- Govt to Blame for Suspension of Nigeria’s Beans by EU
The Chairman/Chief Executive Officer, Olu Olu Group of Companies, a company operating in four continents, Mr. Olumuyiwa Aiyegbusi, in this interview with SUCCESS NWOGU, speaks on how to achieve national food security
How do you react to the extension of ban on Nigerian beans in the EU market?
It is very unfortunate. I remember that when the one year initial suspension was about to expire, the Executive Director/Chief Executive Officer of NEPC, Mr. Segun Awolowo, called to ask for my view and input having been a corn grower and established in the UK for over 30 years, putting my products on the shelf in the UK, the United States and Ireland. I told him that I would phone around and get back to him. It was when I called that I learnt that they had extended the ban for another three years. The reason they gave was not out of place. They said we had not done the needful in that one year to show them that we are serious that we are tackling the problem and therefore, they had to extend the suspension.
What is the way out?
Let us do the needful; let us call a stakeholders’ meeting. Let all concerned know about all these things. If some experts in Nigeria come in, let them teach farmers. There are ways we can preserve beans without using too much pesticide. It is being practised in Kenya and South Africa. It seems we do not borrow knowledge into our system.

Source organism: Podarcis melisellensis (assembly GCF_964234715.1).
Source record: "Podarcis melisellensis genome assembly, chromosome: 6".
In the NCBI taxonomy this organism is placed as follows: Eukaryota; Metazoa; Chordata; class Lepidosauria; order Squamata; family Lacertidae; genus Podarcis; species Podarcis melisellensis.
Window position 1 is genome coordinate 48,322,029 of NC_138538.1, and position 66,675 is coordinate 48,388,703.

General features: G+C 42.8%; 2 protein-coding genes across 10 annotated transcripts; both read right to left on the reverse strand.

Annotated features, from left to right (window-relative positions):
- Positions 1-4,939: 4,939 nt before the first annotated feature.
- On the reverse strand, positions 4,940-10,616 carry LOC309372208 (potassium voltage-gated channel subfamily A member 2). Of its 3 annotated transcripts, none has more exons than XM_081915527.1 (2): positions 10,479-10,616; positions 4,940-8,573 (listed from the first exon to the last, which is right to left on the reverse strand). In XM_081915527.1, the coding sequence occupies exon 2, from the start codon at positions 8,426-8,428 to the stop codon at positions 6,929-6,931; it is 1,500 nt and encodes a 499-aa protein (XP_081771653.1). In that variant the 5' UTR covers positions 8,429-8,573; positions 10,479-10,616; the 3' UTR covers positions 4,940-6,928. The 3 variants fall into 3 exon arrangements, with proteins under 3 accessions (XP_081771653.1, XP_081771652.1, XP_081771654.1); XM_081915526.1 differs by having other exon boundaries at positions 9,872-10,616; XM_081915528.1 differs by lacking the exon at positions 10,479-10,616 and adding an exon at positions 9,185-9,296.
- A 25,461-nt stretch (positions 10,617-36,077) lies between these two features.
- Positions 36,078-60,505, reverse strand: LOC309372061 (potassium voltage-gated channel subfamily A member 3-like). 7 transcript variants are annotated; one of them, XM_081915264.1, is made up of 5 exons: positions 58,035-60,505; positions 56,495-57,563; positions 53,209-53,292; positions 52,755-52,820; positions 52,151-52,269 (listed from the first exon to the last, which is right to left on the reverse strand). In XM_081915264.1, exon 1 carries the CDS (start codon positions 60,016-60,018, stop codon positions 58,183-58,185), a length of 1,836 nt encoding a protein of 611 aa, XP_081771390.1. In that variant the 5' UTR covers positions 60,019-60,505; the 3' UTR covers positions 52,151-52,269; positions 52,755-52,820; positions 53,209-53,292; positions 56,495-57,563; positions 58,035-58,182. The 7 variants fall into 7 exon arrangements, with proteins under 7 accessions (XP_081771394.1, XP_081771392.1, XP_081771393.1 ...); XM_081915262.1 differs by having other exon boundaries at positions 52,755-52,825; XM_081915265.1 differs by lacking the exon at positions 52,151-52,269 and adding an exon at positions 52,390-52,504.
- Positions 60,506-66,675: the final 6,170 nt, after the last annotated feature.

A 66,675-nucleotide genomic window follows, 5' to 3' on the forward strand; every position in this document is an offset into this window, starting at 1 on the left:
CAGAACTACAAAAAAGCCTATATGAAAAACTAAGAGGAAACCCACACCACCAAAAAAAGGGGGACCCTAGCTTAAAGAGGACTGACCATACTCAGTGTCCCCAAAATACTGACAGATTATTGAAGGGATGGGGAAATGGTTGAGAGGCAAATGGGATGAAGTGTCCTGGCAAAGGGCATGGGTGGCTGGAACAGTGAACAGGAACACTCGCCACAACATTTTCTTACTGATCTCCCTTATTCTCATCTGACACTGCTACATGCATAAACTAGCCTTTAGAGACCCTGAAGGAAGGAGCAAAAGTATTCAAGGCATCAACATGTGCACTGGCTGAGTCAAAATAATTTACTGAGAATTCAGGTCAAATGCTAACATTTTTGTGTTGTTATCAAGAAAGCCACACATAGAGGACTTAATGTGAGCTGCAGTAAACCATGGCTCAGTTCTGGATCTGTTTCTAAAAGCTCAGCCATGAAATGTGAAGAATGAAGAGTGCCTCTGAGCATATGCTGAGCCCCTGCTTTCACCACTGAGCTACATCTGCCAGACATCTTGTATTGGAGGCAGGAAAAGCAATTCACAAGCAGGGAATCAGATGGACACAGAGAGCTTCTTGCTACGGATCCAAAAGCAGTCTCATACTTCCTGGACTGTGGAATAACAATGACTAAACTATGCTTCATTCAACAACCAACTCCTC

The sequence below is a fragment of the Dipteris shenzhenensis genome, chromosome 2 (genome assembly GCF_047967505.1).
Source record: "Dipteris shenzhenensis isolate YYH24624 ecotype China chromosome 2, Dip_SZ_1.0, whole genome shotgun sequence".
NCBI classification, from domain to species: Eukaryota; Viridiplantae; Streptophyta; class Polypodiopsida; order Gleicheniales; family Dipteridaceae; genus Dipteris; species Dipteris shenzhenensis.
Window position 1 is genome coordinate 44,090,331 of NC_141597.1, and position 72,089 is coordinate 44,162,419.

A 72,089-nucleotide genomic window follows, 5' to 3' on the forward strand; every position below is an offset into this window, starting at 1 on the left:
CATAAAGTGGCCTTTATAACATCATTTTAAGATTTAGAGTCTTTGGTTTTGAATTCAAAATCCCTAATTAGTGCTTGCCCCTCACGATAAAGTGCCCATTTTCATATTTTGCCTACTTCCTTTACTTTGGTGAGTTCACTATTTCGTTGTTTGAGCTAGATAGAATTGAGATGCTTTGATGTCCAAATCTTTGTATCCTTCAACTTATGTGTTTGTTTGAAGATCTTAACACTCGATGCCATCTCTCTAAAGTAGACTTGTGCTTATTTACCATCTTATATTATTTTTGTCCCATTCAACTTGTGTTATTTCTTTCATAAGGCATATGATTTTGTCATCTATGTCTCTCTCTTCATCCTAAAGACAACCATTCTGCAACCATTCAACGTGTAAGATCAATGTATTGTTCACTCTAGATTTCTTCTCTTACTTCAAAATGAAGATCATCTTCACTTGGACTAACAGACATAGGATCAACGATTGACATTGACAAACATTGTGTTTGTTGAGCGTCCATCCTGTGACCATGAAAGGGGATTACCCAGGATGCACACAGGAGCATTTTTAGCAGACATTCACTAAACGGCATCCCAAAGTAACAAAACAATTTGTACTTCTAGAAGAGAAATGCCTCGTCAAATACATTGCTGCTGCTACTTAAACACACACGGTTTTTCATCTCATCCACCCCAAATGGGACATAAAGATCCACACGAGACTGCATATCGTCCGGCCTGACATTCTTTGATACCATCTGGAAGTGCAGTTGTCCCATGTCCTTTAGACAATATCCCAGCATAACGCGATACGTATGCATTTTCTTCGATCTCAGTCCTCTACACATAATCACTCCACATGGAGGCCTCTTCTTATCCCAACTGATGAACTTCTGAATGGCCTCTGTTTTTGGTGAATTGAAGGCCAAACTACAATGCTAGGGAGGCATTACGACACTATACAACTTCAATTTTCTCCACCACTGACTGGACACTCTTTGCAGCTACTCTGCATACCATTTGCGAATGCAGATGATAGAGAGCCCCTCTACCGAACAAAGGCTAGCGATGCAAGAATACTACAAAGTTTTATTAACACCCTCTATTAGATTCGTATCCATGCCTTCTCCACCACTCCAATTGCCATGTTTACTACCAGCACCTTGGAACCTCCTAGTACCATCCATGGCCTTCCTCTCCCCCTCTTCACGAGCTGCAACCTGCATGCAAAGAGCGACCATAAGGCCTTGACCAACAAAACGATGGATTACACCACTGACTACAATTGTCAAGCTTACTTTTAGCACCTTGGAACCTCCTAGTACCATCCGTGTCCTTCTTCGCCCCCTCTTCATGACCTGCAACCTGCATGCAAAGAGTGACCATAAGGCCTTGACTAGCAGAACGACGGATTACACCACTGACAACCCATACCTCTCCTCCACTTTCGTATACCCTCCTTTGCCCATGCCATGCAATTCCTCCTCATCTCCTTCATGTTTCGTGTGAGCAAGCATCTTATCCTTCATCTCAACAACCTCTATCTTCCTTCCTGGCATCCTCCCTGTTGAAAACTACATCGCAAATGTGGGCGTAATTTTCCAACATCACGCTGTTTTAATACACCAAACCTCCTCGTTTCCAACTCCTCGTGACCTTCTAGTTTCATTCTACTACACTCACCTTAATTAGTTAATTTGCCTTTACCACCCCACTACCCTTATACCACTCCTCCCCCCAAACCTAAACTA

What is the quality of Nigerian food in the international market?
I can only talk about the quality of the products that I operate. We have durability and reliability. So, quality is just the starting point. If you want to enter the international market, you cannot joke with quality. You cannot joke with traceability, where you can trace the product back to the source.
You operate in four continents; what is it doing business in Nigeria?
It is not easy doing business in Nigeria. Should we start from the fact that a young person cannot get a start-up capital from banks if he does not have a history or collateral? Finance anywhere is always difficult for a starter, even if you are well-established. There are some infrastructural facilities that are not in place. Electricity is taken for granted in Europe, China, South America and the United States. So, a competitor there doing the same thing you are doing here has an edge over you.
Here you look for generator. So, you are spending a big amount of money for diesel or petrol, between N5m and N15m; and they may say you need your own transformer. I have never heard anybody in my industrial estate in London talk about a transformer. Here, people will say you need a transformer, which may cost about N1.5m. Then, you need to drill your own borehole; provide your security; God help you if you are bringing your raw materials from Lagos to Kwara or Benue, with the number of police checkpoints on the road. This is where costs increase. It is not easy to be a manufacturer in Nigeria. In fact, we should give kudos to the manufacturers because it is easier to be a seller in Nigeria.